For example, does "Push to talk" use less bandwidth than "Voice Activity"?


I'm pretty sure they're all equal - the client is either transmitting audio or it's not, how it's triggered to do so doesn't affect bandwidth. However, if the voice activation isn't set up correctly, or they're prone to babbling, you'll probably find PTT reduces bandwidth usage simply by virtue of not transmitting as often.

Does the mumble client only download when noise is transmitted or is it downloading the same amount per second even if there's silence on the channel? Does getting rid of coughs, and siblings shouting in the background, reduce bandwidth?


No, we use constant bitrate, AFAIR, so if there's red-lips lighting up that's some amount of kb/s audio stream going to every client that's listening, whether it's silence, coughing, talking, or Tchaikovsky's 1812 Overture.

Related to this - if someone is on the channel but muted, or simply not talking, does this result in higher bandwidth to the cousin's computer compared with that person not being connected to the channel?


If they're muted, they're not transmitting - but unless they're deafened, they'll be downloading when someone else is talking, which is probably not what you want.

Does the settings of our Mumble client have any effect on the downloads to the cousin's computer? If we are transmitting the highest quality audio, with positional information, does that mean that the cousin's computer is forced to download it?


Yes. The server doesn't re-encode, the quality settings specifically set only what your client transmits at. Subject to lowering the server's bandwidth which forces your client to send lower-bitrate audio, your settings absolutely matter.

I guess the basic question is what settings on the server, and all connected computers, guarantee the lowest bandwidth to a Mumble client? Thanks in advance for any clarity that anyone can provide.


If it's a server that's only used for these cousins, set as low a bandwidth on the server as you can tolerate and call it a day. You probably want to set all clients to 60ms audio-per-packet, and 8kbps Speex. Setting the server bandwidth to something like 25kbps will probably do what you want, but it won't make the packets hold more audio (so you can't control the header sizes from the server and have to individually control that).

Also if their upstream can support it and there's more cousins than there are people outside the house, moving the server locally to one of their machines might save a bit of bandwidth. It might also not be worth the hassle, running a server from home usually sucks.

P.S. Yes, I completely understand that the lowest settings will reduce quality and may result in incomprehensible speech. I just want to know where to start so I can then tweak it to work with the lowest acceptable bandwidth.


You might actually be surprised at the quality even on the lowest settings. It sounds terrible, sure, but it's almost certainly completely comprehensible and likely still sounds better than some older VOIP systems.
Full disclosure: I run a semi-commercial Mumble host, and my opinions do not reflect the opinions of the Mumble project.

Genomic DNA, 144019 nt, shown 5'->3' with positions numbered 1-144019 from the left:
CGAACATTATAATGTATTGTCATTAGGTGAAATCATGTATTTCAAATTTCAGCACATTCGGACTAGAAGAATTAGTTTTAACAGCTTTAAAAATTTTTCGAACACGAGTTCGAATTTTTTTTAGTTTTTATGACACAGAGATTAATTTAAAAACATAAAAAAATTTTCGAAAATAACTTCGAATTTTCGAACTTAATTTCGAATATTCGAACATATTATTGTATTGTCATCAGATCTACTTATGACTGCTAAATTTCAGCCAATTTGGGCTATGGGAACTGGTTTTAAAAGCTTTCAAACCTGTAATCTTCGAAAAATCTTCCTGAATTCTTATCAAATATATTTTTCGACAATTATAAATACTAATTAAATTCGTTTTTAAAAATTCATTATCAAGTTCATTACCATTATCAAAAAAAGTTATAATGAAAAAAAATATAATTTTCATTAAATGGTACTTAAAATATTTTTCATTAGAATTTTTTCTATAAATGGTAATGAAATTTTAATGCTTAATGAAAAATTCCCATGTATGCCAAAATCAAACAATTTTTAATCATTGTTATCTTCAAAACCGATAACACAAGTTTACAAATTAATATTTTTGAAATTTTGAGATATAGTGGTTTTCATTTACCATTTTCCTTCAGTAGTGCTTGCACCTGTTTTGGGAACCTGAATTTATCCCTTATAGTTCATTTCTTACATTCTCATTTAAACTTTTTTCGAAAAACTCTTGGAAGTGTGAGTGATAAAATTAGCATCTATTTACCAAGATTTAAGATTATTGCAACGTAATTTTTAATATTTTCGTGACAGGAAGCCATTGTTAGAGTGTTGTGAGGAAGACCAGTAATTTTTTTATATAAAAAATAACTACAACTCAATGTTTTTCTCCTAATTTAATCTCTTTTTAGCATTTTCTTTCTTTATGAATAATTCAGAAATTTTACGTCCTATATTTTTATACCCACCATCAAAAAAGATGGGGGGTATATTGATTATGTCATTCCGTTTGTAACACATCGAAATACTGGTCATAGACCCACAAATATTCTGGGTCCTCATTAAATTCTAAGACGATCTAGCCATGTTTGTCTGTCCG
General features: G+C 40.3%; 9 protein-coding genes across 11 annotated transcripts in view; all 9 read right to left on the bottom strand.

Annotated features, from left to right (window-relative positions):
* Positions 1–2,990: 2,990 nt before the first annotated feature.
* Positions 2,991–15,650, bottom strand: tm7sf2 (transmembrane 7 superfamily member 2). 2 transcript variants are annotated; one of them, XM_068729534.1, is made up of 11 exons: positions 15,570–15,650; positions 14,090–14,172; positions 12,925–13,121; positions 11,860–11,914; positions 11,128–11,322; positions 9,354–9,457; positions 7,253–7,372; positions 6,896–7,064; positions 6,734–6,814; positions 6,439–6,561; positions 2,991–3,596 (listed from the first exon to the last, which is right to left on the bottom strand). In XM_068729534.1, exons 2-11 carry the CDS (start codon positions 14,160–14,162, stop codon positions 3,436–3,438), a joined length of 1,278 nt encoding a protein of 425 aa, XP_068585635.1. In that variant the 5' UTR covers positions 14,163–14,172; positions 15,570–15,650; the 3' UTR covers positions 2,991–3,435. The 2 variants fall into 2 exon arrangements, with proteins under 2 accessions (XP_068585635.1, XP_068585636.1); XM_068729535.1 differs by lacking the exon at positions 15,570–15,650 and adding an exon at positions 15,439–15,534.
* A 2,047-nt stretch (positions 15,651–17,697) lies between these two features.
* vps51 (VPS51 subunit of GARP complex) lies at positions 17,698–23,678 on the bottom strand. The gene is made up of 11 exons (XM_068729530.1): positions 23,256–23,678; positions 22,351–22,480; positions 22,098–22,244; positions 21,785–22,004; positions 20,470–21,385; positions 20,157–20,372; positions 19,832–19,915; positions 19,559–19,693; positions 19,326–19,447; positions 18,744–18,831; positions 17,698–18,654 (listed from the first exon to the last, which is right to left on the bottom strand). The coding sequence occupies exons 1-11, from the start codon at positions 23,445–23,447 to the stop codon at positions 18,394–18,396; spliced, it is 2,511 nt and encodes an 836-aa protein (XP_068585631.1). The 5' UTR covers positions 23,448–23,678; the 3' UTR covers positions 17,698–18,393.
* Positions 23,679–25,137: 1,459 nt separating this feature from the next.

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Re: Minimum bandwidth settings?

Postby Thurston » Sun Jan 31, 2016 11:20 pm

Many thanks fwaggle. This was exactly the info I needed. We've now modified the computers, and run a bandwidth monitor on the cousins computers, and been able to reduce their internet usage significantly.

I think you have that backwards.

You are completely correct. Higher "Audio per packet" = lower bandwidth.

I'm not sure I understand you correctly...

My maths was that if two people are talking to each other on a channel then each is downloading 1 audio stream from the other person. When 3 people are talking then each person is downloading 2 audio streams - or 100% more. I had assumed that you don't download your own audio stream.

If they're muted, they're not transmitting - but unless they're deafened, they'll be downloading when someone else is talking, which is probably not what you want.

This was the most important point for me, but, I obviously didn't explain my reasons clearly enough. I've got younger kids who aren't able to play minecraft but they enjoy being included by watching their older brother play and listening to the chatter on the headphones. I can connect them to the mumble server using a tablet or phone and have them listening on mute. It's fine that they are downloading the audio streams, because they are on my side of the server. I just wanted to check that their inclusion on the channel doesn't result in the cousins having to download an additional audio stream of their muted silence.

You might actually be surprised at the quality even on the lowest settings.

You are correct. The lowest settings are perfectly functional. I mean there is certainly a difference compared to the standard settings but everyone is still clear and understandable. I've got all PCs on the absolute minimum settings and it's working fine.

It might also not be worth the hassle, running a server from home usually sucks.

I should have been clearer here as well. The home server was created, and is used, for other purposes. When I said the entire purpose of the server was for minecraft I meant that the only reason I installed minecraft and murmur servers onto my server was for my kids and the cousins to play together - as opposed to hosting a MC server for the wider community.

And setting up the server was a breeze. I setup both Minecraft and Murmur simply by following basic instructions, without a single hiccup throughout the entire process. The only time I ran into problems was when these complaints about bandwidth were raised. I'm sure that hosting large servers for multiplayer gaming would be a hassle, but, for anyone wanting to host a server for a few friends to play together I'd suggest it's pretty simple and very satisfying.

Anyway, thanks again for the assistance. It's very appreciated!!
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Re: Minimum bandwidth settings?

Postby bbosen » Sat Jan 07, 2017 10:05 pm

Wow! What a great post and wonderful set of responses. Thanks for communicating so clearly, using plain English and well-known terms. This exchange answered a lot of questions that had been mystifying me. Great quality stuff! 8-)